Patterico's Pontifications


Save the Planet, Starve the World

Filed under: Environment — DRJ @ 10:51 pm

[Guest post by DRJ]

Merchants like Costco and Sam’s have rationed sales of some rices this week, and that has brought heightened attention to the possibility of world food shortages. Today’s New York Sun reports that food shortages, especially shortages in corn and grain production, may eclipse concerns about global warming:

“The campaign against climate change could be set back by the global food crisis, as foreign populations turn against measures to use foodstuffs as substitutes for fossil fuels.

With prices for rice, wheat, and corn soaring, food-related unrest has broken out in places such as Haiti, Indonesia, and Afghanistan. Several countries have blocked the export of grain. There is even talk that governments could fall if they cannot bring food costs down.

One factor being blamed for the price hikes is the use of government subsidies to promote the use of corn for ethanol production. An estimated 30% of America’s corn crop now goes to fuel, not food.

“I don’t think anybody knows precisely how much ethanol contributes to the run-up in food prices, but the contribution is clearly substantial,” a professor of applied economics and law at the University of Minnesota, C. Ford Runge, said. A study by a Washington think tank, the International Food Policy Research Institute, indicated that between a quarter and a third of the recent hike in commodities prices is attributable to biofuels.

Last year, Mr. Runge and a colleague, Benjamin Senauer, wrote an article in Foreign Affairs, “How Biofuels Could Starve the Poor.”

“We were criticized for being alarmist at the time,” Mr. Runge said. “I think our views, looking back a year, were probably too conservative.”

One of the problems with many global warming advocates is their unwillingness to discuss the feasibility of their solutions. The general tenor of the discussion seems to be “No price is to great a price to pay to save the planet.” But the fact is that a price can be too great, especially if the solution starves the neediest peoples of the world.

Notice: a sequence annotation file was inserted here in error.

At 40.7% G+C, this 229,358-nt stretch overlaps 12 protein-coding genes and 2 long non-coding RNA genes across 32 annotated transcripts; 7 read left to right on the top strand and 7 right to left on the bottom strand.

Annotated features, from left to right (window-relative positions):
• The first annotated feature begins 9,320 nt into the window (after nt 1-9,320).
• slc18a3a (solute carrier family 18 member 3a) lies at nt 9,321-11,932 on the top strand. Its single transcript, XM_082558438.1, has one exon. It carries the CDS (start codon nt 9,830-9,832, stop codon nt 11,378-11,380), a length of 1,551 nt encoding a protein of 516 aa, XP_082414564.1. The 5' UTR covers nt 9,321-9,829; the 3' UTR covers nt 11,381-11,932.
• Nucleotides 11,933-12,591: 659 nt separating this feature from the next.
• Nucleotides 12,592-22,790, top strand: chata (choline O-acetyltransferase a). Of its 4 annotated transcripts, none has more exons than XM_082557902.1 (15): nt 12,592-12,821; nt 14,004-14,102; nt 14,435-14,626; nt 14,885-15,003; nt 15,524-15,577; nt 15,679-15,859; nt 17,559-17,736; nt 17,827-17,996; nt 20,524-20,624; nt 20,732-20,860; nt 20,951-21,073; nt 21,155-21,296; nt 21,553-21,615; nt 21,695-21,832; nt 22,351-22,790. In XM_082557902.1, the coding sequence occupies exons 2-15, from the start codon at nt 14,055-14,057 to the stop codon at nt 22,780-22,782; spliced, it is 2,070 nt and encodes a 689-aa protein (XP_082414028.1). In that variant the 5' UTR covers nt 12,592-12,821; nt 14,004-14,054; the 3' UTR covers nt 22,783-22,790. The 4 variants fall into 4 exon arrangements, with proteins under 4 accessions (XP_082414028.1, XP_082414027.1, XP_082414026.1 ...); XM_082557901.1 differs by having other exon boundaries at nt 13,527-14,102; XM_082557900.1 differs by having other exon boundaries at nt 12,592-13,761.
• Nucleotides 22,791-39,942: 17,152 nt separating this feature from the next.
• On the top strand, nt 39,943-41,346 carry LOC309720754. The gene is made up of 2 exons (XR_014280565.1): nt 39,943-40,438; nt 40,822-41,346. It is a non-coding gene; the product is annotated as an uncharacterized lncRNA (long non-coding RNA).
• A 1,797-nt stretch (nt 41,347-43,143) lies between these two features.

Liveblogging the Mike Peters Solo Show

Filed under: Music — Patterico @ 8:18 pm

I’m here at the Crash Mansion in L.A., waiting for Mike Peters of the Alarm to take the stage. I’m wearing my threadbare T-shirt from the Change tour, circa 1989. The room is packed with at least 16 expectant fans.

I’ll never understand why this guy isn’t more famous than Bono. That’s life for you.

UPDATE: Make that 23 fans!

UPDATE x2: There must be around 38 fans here now. It’s intermission.

Reminds me of when I saw one of the all-time great bands, Wasted Tape, in L.A. with about six other people.

UPDATE x3: What a great show. The man plays to 40 people with the same energy and intensity as if he were playing to 40,000.

He’s always done that.

Appellate Attorneys: Explain This to Me

Filed under: Law — DRJ @ 8:05 pm

[Guest post by DRJ]

What is a Sealed Appellant and why would the device be used in a child pornography case like this?


Liberals Who Want US to Go to War

Filed under: Environment — DRJ @ 6:50 pm

[Guest post by DRJ]

Newsweek’s Evan Thomas doesn’t seem to be a big supporter of the War in Iraq – he’s characterized it as a war to teach the Arabs a lesson after 9/11 – but there is one war he does support.

The War on Global Warming:

“The only way to get from here to there on slashing greenhouse emissions is by massively enforcing limits on consumption, which means heavy regulation, or much higher taxes. Or by developing breakthrough technologies, like a way to cheaply recapture carbon emissions or safer nuclear technology. (The technology has to be so cheap that China and India will buy it.) Higher oil prices will stimulate investment in alternative fuel sources, but every halfway believable estimate leaves us still heavily dependent on fossil fuels.